“Mom Milestones: The True Story of the First Seven Years” by Grace Farris (Workman Publishing)
Forget the sugar-coated tales of what it means to be a new mom. This funny, quick-to-read, graphical version shows the real story. It takes you from “Before Mom Was Born” (hint: she could take her time with meals) all the way through the early elementary years. You collect toys, find places to hide for a while, learn how to get out of the house again and eventually fill your heart until it bursts. This is a great gift for a baby shower or just for yourself.
“You-ology: A Puberty Guide for Every Body” by Melisa Holmes, Trish Hutchinson and Kathryn Lowe (American Academy of Pediatrics)
In the American Academy of Pediatrics’ first-ever children’s book, doctors, including the makers of Girlology, help kids learn about themselves and their peers and exactly what happens to them during puberty.
Melisa Holmes, a physician, mother of three and co-founder of Girlology, is a faculty member at the University of South Carolina medical school, where she has joint appointments in pediatrics and obstetrics/gynaecology. She said most parents learned about puberty in groups separated by gender. This book changes that.
Puberty is not a one-size-fits-all proposition. This book lets children know that every person and when and how they change is different.
“There’s such a wide range that kids experience, whether it’s their age, what’s happening to their bodies, their genetics — there’s just so many things that affect puberty that we’re just trying to normalize that it’s different for everyone.” is, even though everyone is going through it,” said Holmes. “It’s going to be a unique experience for everyone.”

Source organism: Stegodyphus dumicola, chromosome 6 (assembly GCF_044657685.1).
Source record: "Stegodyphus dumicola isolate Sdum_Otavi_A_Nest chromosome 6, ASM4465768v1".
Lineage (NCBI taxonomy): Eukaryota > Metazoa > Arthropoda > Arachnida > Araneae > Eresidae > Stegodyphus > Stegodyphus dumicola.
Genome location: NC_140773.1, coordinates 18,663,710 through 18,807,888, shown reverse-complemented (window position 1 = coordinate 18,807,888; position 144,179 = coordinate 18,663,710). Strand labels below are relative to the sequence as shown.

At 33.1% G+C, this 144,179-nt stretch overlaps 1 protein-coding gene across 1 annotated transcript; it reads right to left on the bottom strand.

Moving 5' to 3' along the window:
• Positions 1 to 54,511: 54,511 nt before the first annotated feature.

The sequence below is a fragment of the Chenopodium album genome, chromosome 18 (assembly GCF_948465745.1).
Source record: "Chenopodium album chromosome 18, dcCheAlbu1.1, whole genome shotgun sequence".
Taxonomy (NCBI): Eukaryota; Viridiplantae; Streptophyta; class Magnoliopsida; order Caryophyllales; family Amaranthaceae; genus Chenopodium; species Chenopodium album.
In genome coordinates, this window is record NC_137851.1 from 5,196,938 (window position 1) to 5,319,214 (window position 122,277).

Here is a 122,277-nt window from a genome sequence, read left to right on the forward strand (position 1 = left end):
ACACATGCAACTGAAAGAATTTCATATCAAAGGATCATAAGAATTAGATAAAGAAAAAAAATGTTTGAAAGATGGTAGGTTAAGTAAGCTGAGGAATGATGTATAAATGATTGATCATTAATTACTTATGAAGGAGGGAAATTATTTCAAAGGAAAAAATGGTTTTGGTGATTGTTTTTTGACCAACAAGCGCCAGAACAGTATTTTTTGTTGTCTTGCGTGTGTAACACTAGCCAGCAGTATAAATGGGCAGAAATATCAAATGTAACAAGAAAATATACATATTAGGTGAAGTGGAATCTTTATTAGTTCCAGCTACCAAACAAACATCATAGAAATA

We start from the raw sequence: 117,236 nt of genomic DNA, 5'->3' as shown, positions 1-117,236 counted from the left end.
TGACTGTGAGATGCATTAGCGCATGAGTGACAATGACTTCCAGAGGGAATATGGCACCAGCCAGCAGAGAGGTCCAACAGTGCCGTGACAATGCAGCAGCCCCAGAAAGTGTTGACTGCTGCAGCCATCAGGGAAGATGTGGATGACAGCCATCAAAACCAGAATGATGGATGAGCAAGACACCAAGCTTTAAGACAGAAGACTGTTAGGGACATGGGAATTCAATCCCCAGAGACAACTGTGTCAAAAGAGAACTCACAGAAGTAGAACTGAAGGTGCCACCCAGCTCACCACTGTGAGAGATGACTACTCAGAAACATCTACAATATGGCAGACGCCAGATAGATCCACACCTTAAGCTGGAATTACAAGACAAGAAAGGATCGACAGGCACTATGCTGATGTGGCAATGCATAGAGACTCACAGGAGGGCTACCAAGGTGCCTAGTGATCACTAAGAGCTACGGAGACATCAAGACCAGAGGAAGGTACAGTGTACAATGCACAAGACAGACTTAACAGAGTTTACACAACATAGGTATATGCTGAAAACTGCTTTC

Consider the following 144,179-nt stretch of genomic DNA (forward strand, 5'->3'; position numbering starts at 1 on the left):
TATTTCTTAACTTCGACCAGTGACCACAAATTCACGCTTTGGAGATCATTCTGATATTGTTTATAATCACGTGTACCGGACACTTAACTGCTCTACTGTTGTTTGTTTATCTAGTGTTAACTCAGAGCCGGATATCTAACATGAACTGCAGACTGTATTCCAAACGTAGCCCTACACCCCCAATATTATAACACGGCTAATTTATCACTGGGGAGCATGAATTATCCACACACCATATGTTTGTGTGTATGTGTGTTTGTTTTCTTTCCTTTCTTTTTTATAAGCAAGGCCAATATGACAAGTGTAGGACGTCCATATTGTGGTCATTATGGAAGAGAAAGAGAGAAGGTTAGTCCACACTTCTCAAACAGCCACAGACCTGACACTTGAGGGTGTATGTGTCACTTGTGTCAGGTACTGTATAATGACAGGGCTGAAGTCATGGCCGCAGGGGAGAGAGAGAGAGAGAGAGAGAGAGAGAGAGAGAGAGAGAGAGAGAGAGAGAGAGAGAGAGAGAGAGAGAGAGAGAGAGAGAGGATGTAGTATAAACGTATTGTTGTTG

Holmes said the book’s inclusive language, written in line with the AAP’s stance on gender-affirming care, is written with compassion, to help children feel empathy and respect for one another. She urges parents to read the book first and keep an open mind.
“I think every generation has had its challenges between the parents and the kids exploring new territory,” she said. “And today’s youth has really given us this whole new language, and it’s really just better vocabulary. People haven’t changed, but our vocabulary has changed.”
“Building Happier Kids: Stress-Reducing Tools for Parents” by Hansa Bhargava (American Academy of Pediatrics)
Clearly the pandemic has increased stress among children and teens, but pediatrician Hansa Bhargava, a mother of two teens, offers realistic tools to help families regain childhood happiness. She helps bring parents and children back to basics – the ‘four pillars’ of sleep, nutrition, leisure and healthy relationships – that can not only lead to greater happiness now, but also lay a solid foundation for health into the future. maturity.
Each chapter in this book includes “toolbox takeaways” to keep families on track in reducing and reducing stress, as well as quizzes to assess what kids, teens, and parents may need to focus on. Parents get tips on what to watch out for when a child is in crisis, how to reduce the impact of all that screen time, and even how to break out of the tight schedules that can add stress to everyone in the family.